As Connor and Merasia have gotten older, they have started getting more curious and asking more questions. They have bathed together since they were a few months old, so it was inevitable that one day they would notice they have different body parts and would begin asking questions.
A couple years ago we lived in an apartment that only had a shower, and the twins were too big to bathe them in the sink anymore, so I would shower with them both, or hubs would shower with one and I would shower with the other. Of course this brought up a lot of curiosity for them as they saw mommy and daddy's naked body parts frequently.
When they did start touching each other's body parts in the bath and giggling uncontrollably about it, or when they started asking us questions, we were honest with them. They were curious why they each looked differently "down there" and we told them. Boys have penises and girls have vaginas. It's just how we are all made to be. We didn't call Connor's penis a "wee-wee" or any other slang word, and the same for vagina. We chose to explain these things to our children in the responsible, adult way and with responsible and proper language. There is no reason to hide these things from them, and no reason to describe them in any other way, and definitely no need to avoid the subjects altogether.
Merasia knows where her vagina is, and she knows where Connor's penis is and will gladly point it out at every chance she gets. The same goes for Connor. When they see me or Frank naked, they point out where our vagina, butt, or penises are, just as they should.
We didn't stop them from bathing together when they started noticing their sexual differences and asking those questions. There was no need to. Why hide it from them? If we put an end to them seeing each other naked or bathing together just because they noticed each other's private areas, then they would grow up thinking there was something wrong with this stuff, or being afraid of it, or not educated in the right way about it, and we would never want that.
What it boils down to though is that it just doesn't matter! It's not a big deal! You can't shelter your children from everything all of the time. Even if you try to when they are young, they are going to grow up, and they are going to rebel and that will be even worse. There is nothing wrong with being up front and honest with your children in a natural, responsible, adult, mature way.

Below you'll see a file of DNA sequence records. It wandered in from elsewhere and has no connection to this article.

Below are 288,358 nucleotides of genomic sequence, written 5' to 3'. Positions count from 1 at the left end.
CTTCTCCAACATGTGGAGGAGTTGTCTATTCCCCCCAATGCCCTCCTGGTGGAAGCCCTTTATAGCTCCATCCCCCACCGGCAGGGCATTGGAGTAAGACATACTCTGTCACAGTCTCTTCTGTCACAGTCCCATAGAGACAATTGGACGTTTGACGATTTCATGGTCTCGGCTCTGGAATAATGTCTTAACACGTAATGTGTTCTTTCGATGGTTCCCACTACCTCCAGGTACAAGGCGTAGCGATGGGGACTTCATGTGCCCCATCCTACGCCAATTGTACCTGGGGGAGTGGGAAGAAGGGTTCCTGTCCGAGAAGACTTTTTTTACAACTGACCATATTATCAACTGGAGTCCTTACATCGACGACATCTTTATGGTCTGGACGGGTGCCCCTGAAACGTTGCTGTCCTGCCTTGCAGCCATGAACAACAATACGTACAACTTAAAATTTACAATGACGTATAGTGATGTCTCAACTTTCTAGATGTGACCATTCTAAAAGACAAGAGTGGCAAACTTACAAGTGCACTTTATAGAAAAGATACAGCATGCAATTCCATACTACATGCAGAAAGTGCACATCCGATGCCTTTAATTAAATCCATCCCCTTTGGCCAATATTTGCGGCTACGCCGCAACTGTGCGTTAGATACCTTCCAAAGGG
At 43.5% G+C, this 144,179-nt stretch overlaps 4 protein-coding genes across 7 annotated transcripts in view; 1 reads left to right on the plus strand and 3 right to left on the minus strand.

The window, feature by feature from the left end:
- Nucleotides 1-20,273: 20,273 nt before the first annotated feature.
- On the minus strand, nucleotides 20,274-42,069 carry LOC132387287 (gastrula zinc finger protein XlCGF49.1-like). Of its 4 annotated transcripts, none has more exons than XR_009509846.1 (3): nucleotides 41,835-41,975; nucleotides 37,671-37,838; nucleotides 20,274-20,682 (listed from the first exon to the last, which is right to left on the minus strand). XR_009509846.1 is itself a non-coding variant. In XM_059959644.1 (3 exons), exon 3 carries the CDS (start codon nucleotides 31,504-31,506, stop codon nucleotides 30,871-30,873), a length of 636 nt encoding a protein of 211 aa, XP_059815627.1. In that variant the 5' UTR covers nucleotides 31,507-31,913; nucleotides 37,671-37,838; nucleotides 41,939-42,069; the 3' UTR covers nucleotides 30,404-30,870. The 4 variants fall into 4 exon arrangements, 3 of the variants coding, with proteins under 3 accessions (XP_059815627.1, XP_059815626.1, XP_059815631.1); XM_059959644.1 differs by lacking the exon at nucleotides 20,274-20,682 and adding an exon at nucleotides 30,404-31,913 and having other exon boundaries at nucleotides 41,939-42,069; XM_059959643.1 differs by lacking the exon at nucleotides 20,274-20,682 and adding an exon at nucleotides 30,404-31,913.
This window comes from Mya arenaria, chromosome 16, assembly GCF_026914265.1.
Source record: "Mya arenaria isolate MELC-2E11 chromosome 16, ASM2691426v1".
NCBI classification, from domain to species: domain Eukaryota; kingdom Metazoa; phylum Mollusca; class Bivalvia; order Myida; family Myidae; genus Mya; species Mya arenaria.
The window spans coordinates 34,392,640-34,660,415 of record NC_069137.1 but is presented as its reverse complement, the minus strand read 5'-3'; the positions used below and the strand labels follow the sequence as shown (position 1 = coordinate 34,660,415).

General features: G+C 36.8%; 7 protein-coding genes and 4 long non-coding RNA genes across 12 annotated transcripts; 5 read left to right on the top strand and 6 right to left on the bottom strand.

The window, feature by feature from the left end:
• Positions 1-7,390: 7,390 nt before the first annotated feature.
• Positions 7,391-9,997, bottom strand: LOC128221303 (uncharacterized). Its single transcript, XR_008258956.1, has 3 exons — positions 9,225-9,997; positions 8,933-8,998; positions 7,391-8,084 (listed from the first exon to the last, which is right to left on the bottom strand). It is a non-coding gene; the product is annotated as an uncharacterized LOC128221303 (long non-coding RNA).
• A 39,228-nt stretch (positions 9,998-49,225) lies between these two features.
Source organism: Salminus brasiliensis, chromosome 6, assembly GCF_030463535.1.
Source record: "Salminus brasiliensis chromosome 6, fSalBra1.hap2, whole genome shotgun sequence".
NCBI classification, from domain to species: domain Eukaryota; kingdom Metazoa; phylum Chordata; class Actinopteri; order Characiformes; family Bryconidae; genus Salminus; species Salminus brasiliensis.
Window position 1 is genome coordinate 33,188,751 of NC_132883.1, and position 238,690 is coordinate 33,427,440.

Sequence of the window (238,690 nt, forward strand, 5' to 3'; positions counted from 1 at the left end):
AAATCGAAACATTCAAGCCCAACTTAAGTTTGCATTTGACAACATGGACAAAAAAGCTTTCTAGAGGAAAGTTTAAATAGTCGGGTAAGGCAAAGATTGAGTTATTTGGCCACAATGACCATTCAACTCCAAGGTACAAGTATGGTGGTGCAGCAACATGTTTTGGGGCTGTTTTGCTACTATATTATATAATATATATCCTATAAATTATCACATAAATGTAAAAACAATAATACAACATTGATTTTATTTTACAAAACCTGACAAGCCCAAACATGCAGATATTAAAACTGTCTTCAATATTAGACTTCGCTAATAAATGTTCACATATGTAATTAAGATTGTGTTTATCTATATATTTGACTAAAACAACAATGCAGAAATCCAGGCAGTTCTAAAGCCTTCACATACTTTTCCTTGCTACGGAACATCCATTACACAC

Not only do Connor and Merasia know what each private part is and the difference between them but they know where babies come from. They will tell anybody that babies grow in a belly and come from a vagina. Of course they don't the science of what goes on inside, but they know the children's version of where babies come from, and that, to me, is a great thing! They can also tell us when their private area hurts for some reason. The other day, Merasia fell on something and hurt her vagina. She was able to tell me in her own words, "I hurt my vagina" so I knew what was wrong with her since I didn't see the accident happen.
We will continue educating our children in this way for as long as we need to. There is absolutely nothing wrong with them knowing the truth and knowing yet another of their fabulous body parts. So many parents these days get scared when their kids start noticing penises and vaginas on other children or even on them, or when they start asking questions about babies and how they get where they are or how they get out into our world. Parents freak out and get scared and avoid the subject or make up these horrendous, wild, stupid stories instead of just telling them the truth. They try to shield their kids from it because they don't want to deal with it, or they think it's gross, when in reality, it's only natural! These are innocent children who have no idea what anything is in the world, and it's OUR job as parents to TEACH them these things, no matter what, no matter how uncomfortable it might make us or how weird it might seem to us. Our children rely on us and only us to provide them with everything they need, even early sex ed.
So to that, I say jump in! Jump in with both feet, eyes wide open, and a smile on your face, because that is truly the best and only way to deal with these situations.